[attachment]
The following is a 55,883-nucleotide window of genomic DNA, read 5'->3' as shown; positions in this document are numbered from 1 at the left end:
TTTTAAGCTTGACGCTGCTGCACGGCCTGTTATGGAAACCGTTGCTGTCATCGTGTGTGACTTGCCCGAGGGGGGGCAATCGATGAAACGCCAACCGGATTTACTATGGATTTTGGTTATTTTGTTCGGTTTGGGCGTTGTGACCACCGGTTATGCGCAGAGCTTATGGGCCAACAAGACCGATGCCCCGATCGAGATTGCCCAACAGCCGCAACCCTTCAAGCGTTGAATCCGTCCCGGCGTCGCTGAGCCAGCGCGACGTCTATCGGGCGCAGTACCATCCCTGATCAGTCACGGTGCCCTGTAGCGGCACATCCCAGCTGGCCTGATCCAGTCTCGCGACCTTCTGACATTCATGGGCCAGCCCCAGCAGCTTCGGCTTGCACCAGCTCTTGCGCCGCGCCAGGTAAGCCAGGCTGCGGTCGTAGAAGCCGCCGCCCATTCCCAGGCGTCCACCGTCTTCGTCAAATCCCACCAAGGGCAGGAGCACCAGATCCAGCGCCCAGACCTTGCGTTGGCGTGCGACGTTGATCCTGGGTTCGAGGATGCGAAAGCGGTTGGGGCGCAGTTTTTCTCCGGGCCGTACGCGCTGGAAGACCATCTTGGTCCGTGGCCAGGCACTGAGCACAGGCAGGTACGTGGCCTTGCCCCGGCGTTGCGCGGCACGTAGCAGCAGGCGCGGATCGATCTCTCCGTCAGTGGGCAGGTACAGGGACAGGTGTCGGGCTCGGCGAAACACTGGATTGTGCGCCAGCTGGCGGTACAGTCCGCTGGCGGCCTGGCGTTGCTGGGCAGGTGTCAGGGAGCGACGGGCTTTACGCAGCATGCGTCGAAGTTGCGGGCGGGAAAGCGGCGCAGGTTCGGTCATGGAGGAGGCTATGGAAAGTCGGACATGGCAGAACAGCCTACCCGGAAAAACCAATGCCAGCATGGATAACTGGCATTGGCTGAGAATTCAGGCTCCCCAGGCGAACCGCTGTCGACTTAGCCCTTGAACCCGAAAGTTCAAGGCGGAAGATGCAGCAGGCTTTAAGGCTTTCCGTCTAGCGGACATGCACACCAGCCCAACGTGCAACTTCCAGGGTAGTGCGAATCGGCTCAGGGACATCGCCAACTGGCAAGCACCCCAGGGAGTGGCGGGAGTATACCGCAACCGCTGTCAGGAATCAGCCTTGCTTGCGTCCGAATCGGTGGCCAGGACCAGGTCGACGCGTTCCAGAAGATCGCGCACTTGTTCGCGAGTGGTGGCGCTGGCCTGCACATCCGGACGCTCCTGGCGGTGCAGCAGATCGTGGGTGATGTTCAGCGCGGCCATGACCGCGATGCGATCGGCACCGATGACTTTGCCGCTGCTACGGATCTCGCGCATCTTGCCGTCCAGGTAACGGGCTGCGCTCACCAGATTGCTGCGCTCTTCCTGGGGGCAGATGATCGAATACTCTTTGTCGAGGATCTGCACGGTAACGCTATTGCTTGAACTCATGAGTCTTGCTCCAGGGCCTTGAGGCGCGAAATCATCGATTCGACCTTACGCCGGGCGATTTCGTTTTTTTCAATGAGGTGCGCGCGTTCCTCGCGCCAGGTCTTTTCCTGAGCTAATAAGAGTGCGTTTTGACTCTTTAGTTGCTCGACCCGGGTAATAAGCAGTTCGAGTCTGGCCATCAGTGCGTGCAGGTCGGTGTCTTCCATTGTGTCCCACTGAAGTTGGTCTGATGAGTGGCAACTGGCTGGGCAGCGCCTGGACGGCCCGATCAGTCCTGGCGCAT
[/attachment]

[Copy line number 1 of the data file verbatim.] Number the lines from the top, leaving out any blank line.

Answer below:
The following is a 55,883-nucleotide window of genomic DNA, read 5'->3' as shown; positions in this document are numbered from 1 at the left end: